September 24, 2017
August/September 2004

Chicago's reform experiment to fix its dropout problem is one to watch.

With the repeal of statewide cell phone bans, districts are being asked to make their own policy decisions.

Cleaning Up

Scraping gum off floors is no fun, but it improved retirement for some Texas educators. After nearly every district opted to stop paying into Social Security in favor of a state-run teacher retirement system several years ago, more than 16,000 educators made use of a loophole: They resigned from their own districts, performed one day of janitorial temp work at a district still paying into Social Security, then retired—claiming additional benefits, according to the Dallas Morning News. That loophole was closed this past summer.

Why teachers are making less than they were a decade ago.

Pranks get serious—and so do the punishments.


Dogged Devotion: One of the hardest-working educators at Dronfield School in Sheffield has been recognized with an honorary life membership in Unison, the public employees’ union. Henry Fanshawe Smart, a member of the school’s behavior and learning support unit, whose main task is to provide a "charming, calming" presence, has been praised by administrators for improving student attendance and conduct, reports the Star. But his fellow teachers aren’t jealous: Henry is a 1-year-old Cavalier King Charles spaniel, purchased to boost student morale. "I hope this doesn’t mean he’ll be demanding extra-long walks and toilet breaks now that we can represent him!" said Unison officer Ravi Subramanian.

While educators fret over school diets and vending machines, some students wonder what the fuss is all about.

Robert Kimball went public after learning that student dropout records were altered at his Houston school. He had his reasons.

At Baltimore’s Kennedy Krieger Institute, class time is for kids with illnesses few doctors ever see.

The Louisville Leopard Percussionists owe their accolades to elementary school teacher Diane Downs, a closetful of abandoned instruments, and no small measure of intuition. Includes audio clips.

Students from a Seattle public school carve out a lasting connection with the native Haida people of Alaska. Includes a photo gallery.

Standing in open prairie a dozen miles away from the nearest town, the Harney School in western North Dakota had just one student during its final year.

Vocational education should challenge the divide between manual and mental work.

A student trip to Europe? What a waste of time.

Renowned educator John Goodlad wants schools to be places of connection and wonder, and he laments their tendency to become "a well-oiled machine tool for fashioning children according to visions of economically productive adulthood."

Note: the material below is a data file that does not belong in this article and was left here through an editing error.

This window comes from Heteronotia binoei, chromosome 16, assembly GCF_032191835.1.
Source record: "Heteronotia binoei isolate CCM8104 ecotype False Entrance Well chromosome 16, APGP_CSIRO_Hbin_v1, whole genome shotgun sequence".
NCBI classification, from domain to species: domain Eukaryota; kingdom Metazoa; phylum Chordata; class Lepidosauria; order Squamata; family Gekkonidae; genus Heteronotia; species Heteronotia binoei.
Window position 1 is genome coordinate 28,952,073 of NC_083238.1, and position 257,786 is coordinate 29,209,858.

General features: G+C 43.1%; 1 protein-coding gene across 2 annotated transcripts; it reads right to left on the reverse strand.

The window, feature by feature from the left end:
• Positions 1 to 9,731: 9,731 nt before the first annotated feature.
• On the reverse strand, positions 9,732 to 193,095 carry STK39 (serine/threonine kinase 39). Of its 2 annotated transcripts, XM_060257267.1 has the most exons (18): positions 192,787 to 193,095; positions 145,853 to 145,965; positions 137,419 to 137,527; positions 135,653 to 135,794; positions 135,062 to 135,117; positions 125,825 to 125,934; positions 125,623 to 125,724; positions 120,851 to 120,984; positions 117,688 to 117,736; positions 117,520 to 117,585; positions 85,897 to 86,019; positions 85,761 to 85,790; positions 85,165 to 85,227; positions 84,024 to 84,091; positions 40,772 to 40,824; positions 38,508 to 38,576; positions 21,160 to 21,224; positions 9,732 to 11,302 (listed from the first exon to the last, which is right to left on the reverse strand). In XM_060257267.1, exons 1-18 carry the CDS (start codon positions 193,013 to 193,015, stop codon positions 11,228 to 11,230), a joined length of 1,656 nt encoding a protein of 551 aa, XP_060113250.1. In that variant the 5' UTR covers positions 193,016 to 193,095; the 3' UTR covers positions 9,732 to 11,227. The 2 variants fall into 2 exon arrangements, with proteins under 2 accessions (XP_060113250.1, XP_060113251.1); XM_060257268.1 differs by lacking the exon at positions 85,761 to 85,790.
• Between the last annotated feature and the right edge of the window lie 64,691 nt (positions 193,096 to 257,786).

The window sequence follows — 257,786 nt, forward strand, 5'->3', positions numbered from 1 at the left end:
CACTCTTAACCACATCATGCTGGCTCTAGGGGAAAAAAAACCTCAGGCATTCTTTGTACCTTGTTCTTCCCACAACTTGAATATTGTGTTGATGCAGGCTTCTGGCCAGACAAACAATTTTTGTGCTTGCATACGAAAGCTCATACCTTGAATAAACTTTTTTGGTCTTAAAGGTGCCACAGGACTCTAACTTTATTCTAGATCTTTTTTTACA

In this age of inclusion, "What to teach?" is a much harder question to answer than it once was.

The Harvard cognitive psychologist focuses on how leaders come to change others’ often-recalcitrant minds.

Barbara Feinberg finds "problem novels" problematic.

The pursuit of knowledge and the anxieties renewed at the beginning of each school year are echoed in a number of recently published books for 8- to 12-year-olds.

Is a personal investment in technology and the hours it takes to learn about it worthwhile?

Following are application deadlines for grants and fellowships available to individuals and schools. Asterisks (*) denote new entries.

Following are application deadlines for awards, honors, and contests available to teachers. Asterisks (*) denote new entries.

Following are dates for workshops, conferences, and other professional development opportunities for teachers. Some events may include administrators, policymakers, parents, and others. The list is organized by region, though some events are national meetings. Registration deadlines may close before the date of the event. Asterisks (*) denote new entries.
East | Midwest/Plains | South | West

Following are application dates for student contests, scholarships, and internships. Asterisks (*) denote new entries.

Canine Character

Jennifer Wise helps troubled students help themselves by having them train dogs for the disabled. It sounds like an awfully indirect way to teach responsibility, persistence, and patience to students with a history of emotional dysfunction and chronic truancy, but it works. Now in its sixth year, Wise’s Kids and Canines program at the Dorothy Thomas Exceptional Center in Tampa, Florida, is the kind of resource not often found in public schools. Along with "graduating" about 20 dogs to assist handicapped people and provide therapy, Wise has taught about 60 previously unreachable students how to overcome their own challenges by simulating those of others.

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